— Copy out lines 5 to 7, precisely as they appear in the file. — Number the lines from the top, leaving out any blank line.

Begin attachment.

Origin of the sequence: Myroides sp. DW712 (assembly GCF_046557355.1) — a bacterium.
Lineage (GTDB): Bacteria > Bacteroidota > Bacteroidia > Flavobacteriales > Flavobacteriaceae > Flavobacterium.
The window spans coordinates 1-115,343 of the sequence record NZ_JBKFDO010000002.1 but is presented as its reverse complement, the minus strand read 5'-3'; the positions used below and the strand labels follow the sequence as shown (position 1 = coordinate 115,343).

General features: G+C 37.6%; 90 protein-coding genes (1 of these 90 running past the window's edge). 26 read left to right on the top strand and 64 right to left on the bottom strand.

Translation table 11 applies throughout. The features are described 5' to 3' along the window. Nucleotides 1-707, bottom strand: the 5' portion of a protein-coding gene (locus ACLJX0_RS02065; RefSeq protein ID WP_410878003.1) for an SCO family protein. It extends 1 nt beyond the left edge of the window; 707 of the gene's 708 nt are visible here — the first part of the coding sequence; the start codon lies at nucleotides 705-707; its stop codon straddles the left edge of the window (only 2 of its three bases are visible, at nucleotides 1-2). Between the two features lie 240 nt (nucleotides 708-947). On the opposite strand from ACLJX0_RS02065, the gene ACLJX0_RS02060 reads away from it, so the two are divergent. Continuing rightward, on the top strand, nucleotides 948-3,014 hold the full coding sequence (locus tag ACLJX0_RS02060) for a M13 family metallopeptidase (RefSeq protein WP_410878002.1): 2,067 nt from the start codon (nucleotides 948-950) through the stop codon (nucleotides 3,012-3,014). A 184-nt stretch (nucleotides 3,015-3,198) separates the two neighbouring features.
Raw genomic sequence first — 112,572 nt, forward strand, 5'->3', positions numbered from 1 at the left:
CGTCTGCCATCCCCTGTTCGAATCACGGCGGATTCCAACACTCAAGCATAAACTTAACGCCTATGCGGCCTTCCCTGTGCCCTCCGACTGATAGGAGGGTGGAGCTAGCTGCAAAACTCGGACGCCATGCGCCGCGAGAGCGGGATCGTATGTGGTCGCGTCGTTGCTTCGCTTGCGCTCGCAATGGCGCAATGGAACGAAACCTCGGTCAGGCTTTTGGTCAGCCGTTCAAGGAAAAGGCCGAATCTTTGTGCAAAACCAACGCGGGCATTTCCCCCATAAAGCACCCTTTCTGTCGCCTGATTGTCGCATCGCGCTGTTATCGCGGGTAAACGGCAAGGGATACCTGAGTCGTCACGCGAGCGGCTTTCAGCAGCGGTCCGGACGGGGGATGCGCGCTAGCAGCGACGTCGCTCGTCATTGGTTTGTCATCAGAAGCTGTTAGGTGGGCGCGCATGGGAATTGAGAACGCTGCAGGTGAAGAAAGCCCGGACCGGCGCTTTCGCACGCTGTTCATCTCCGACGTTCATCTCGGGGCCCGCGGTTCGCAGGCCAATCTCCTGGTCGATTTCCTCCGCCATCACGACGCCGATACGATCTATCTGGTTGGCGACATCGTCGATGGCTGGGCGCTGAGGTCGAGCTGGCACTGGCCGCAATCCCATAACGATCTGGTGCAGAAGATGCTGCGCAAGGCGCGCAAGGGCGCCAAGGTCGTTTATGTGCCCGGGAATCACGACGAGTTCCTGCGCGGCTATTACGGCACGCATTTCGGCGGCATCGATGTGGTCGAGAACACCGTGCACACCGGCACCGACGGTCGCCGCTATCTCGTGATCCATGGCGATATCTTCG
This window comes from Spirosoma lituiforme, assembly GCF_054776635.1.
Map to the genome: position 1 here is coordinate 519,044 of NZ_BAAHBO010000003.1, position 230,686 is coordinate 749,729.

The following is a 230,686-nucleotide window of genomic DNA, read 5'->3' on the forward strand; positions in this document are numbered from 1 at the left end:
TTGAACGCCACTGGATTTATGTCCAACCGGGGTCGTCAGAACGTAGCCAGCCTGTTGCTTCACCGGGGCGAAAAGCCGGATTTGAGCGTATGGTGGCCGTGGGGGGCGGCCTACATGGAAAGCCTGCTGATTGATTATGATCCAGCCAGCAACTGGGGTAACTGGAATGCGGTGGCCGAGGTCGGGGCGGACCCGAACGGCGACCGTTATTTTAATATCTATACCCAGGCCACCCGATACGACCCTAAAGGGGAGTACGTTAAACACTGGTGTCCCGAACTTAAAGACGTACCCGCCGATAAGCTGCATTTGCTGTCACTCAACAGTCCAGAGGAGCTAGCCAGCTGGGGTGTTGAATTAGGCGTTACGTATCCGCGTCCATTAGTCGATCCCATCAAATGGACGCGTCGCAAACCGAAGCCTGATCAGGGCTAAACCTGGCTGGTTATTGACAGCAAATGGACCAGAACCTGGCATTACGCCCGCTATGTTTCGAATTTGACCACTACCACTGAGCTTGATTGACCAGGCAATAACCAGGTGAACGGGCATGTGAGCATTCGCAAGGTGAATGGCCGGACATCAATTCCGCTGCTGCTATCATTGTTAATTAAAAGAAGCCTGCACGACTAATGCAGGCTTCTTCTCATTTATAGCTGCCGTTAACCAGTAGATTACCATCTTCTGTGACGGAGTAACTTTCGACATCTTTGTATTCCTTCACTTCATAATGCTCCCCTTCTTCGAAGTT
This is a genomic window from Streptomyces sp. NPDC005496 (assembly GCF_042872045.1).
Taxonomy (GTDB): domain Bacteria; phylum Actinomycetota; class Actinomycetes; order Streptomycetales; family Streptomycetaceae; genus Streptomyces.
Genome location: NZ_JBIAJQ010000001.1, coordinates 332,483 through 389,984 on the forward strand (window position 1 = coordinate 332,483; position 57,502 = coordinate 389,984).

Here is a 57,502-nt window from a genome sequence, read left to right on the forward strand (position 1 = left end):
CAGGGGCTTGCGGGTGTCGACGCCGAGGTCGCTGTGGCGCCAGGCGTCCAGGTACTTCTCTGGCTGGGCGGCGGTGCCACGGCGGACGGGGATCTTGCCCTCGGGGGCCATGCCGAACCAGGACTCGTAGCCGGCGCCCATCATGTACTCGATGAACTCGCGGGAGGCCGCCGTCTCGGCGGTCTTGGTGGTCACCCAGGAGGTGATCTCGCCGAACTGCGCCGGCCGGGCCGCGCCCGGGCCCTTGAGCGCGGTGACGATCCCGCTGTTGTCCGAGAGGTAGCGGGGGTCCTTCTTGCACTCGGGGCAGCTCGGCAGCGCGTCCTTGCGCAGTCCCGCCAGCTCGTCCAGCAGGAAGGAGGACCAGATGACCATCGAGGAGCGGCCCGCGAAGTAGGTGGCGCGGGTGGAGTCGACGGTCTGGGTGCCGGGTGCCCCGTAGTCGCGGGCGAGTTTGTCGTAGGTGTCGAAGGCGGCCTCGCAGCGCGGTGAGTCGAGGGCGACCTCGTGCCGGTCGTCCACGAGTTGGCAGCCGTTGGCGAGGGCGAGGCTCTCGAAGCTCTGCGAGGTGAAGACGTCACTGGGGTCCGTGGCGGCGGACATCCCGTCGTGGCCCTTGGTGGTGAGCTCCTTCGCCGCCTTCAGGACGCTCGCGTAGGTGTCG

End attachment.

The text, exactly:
Translation table 11 applies throughout. The features are described 5' to 3' along the window. Nucleotides 1-707, bottom strand: the 5' portion of a protein-coding gene (locus ACLJX0_RS02065; RefSeq protein ID WP_410878003.1) for an SCO family protein. It extends 1 nt beyond the left edge of the window; 707 of the gene's 708 nt are visible here — the first part of the coding sequence; the start codon lies at nucleotides 705-707; its stop codon straddles the left edge of the window (only 2 of its three bases are visible, at nucleotides 1-2). Between the two features lie 240 nt (nucleotides 708-947). On the opposite strand from ACLJX0_RS02065, the gene ACLJX0_RS02060 reads away from it, so the two are divergent. Continuing rightward, on the top strand, nucleotides 948-3,014 hold the full coding sequence (locus tag ACLJX0_RS02060) for a M13 family metallopeptidase (RefSeq protein WP_410878002.1): 2,067 nt from the start codon (nucleotides 948-950) through the stop codon (nucleotides 3,012-3,014). A 184-nt stretch (nucleotides 3,015-3,198) separates the two neighbouring features.
Raw genomic sequence first — 112,572 nt, forward strand, 5'->3', positions numbered from 1 at the left:
CGTCTGCCATCCCCTGTTCGAATCACGGCGGATTCCAACACTCAAGCATAAACTTAACGCCTATGCGGCCTTCCCTGTGCCCTCCGACTGATAGGAGGGTGGAGCTAGCTGCAAAACTCGGACGCCATGCGCCGCGAGAGCGGGATCGTATGTGGTCGCGTCGTTGCTTCGCTTGCGCTCGCAATGGCGCAATGGAACGAAACCTCGGTCAGGCTTTTGGTCAGCCGTTCAAGGAAAAGGCCGAATCTTTGTGCAAAACCAACGCGGGCATTTCCCCCATAAAGCACCCTTTCTGTCGCCTGATTGTCGCATCGCGCTGTTATCGCGGGTAAACGGCAAGGGATACCTGAGTCGTCACGCGAGCGGCTTTCAGCAGCGGTCCGGACGGGGGATGCGCGCTAGCAGCGACGTCGCTCGTCATTGGTTTGTCATCAGAAGCTGTTAGGTGGGCGCGCATGGGAATTGAGAACGCTGCAGGTGAAGAAAGCCCGGACCGGCGCTTTCGCACGCTGTTCATCTCCGACGTTCATCTCGGGGCCCGCGGTTCGCAGGCCAATCTCCTGGTCGATTTCCTCCGCCATCACGACGCCGATACGATCTATCTGGTTGGCGACATCGTCGATGGCTGGGCGCTGAGGTCGAGCTGGCACTGGCCGCAATCCCATAACGATCTGGTGCAGAAGATGCTGCGCAAGGCGCGCAAGGGCGCCAAGGTCGTTTATGTGCCCGGGAATCACGACGAGTTCCTGCGCGGCTATTACGGCACGCATTTCGGCGGCATCGATGTGGTCGAGAACACCGTGCACACCGGCACCGACGGTCGCCGCTATCTCGTGATCCATGGCGATATCTTCG